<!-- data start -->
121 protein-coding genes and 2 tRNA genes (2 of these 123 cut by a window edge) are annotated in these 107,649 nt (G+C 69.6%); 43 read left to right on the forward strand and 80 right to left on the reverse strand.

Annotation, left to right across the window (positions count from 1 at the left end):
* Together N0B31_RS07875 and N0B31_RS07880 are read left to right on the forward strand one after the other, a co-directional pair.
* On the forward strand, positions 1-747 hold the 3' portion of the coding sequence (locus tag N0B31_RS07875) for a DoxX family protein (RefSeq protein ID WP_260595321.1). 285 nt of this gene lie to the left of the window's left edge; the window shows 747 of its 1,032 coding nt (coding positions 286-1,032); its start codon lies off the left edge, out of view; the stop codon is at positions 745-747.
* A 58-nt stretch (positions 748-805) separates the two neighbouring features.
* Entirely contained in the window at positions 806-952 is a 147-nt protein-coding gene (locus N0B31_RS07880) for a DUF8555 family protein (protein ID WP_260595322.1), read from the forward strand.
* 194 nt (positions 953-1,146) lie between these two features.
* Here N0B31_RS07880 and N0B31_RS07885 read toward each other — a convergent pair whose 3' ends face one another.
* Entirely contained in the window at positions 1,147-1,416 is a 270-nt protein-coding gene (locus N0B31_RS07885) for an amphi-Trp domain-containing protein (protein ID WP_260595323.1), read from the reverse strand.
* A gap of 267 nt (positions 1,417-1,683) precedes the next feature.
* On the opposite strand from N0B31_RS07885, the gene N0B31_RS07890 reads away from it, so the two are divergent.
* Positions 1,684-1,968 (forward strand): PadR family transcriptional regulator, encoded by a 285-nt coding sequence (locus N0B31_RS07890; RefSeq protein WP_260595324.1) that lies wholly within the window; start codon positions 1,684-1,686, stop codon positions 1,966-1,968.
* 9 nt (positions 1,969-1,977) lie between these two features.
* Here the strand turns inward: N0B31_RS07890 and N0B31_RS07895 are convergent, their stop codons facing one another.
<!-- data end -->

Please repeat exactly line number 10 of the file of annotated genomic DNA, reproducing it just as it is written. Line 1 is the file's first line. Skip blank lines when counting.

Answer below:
* A gap of 267 nt (positions 1,417-1,683) precedes the next feature.